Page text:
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Osinbajo: Buhari govt not aware Nigerians’ shops still closed in Ghana

Vice President Yemi Osinbajo has told Nigerian traders in Ghana that the Federal Government is not aware that their shops remained closed despite talks between President Muhammadu Buhari and President Nana Akuffo Addo of Ghana.

Vice President Osibanjo stateed this during a chat with the Nigerian Community in Ghana.

ElombahNews reported earlier that Osinbajo is in Ghana for the Extraordinary Summit of the Economic Community of West African States (ECOWAS) on Mali’s political crisis.

The president of The Nigerian Union of Traders Association Ghana (NUTAG), Emeka Nnaji, had lamented that Nigerians have resorted to begging following the closure of their shops by the Ghana Union of Traders Association (GUTA).

The president of the National Association of Nigerian Traders (NANTS) Ken Ukaoha noted that it is so sad that despite the diplomatic engagement between Nigerian Governments and the Ghanaian Government their shops are still under lock and key.

He said: “Over 260 shops belonging to Nigerian traders are still locked by Ghanaian officials in spite of the visit of Honourable Speaker of the House of Representatives (Honourable Femi Gbajabiamila), the visit and meeting between Ghanaian Ministers and Nigerian Ministers, and the intervention calls by President Buhari to President Nana Akoufu Addo.

“It has therefore become very clear that Ghana is bent on destroying the investments of Nigerian traders in Ghana.

“It is almost abundantly clear that the ECOWAS trade and economic integration process may just remain a mere creed than reality… What a shame.”

Reacting, Osinbajo expressed surprise at the development, saying the Nigerian Government is not aware.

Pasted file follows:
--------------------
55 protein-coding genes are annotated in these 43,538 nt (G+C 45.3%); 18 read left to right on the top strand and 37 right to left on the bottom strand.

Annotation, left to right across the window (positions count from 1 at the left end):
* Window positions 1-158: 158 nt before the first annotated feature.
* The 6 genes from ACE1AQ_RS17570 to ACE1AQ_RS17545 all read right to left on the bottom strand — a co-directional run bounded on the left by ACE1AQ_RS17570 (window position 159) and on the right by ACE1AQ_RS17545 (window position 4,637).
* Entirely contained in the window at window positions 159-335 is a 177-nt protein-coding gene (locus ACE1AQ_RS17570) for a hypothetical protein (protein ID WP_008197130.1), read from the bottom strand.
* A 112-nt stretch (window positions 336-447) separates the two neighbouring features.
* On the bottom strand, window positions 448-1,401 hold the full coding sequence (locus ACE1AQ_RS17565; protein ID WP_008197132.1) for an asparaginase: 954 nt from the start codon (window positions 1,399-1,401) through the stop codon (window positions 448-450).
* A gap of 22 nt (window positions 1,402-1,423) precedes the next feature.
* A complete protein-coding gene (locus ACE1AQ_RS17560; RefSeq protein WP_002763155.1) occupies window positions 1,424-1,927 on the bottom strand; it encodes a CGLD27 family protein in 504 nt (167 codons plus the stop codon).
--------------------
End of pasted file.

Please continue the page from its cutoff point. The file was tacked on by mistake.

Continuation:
He, however, assured that justice will be done and urging them to remain calm and not take provocative measures.

Recall that the Speaker of House of Representatives, Femi Gbajabiamila was in Ghana on a diplomatic mission to resolve the politico-economic tension building between the two neighbouring countries.

Gbajabiamila had implored the government of Ghana to review the law requiring businesses to have a capital base of one million dollars before they can start business.

He had said: “We encourage you to revisit the component of the law that requires a capital base of $1,000,000.

“We are all African. We all have towns and villages and know only too well that the majority of our traders across the continent are petty traders.

“The prospect of them being able to raise a capital base of one million dollars before they can trade in goods that may be worth less than one thousand dollars clearly is a major challenge.”

All pleas, nonetheless, fell on deaf ears as the Ghanaian Government has remained adamant and kept the Nigerian traders stranded.

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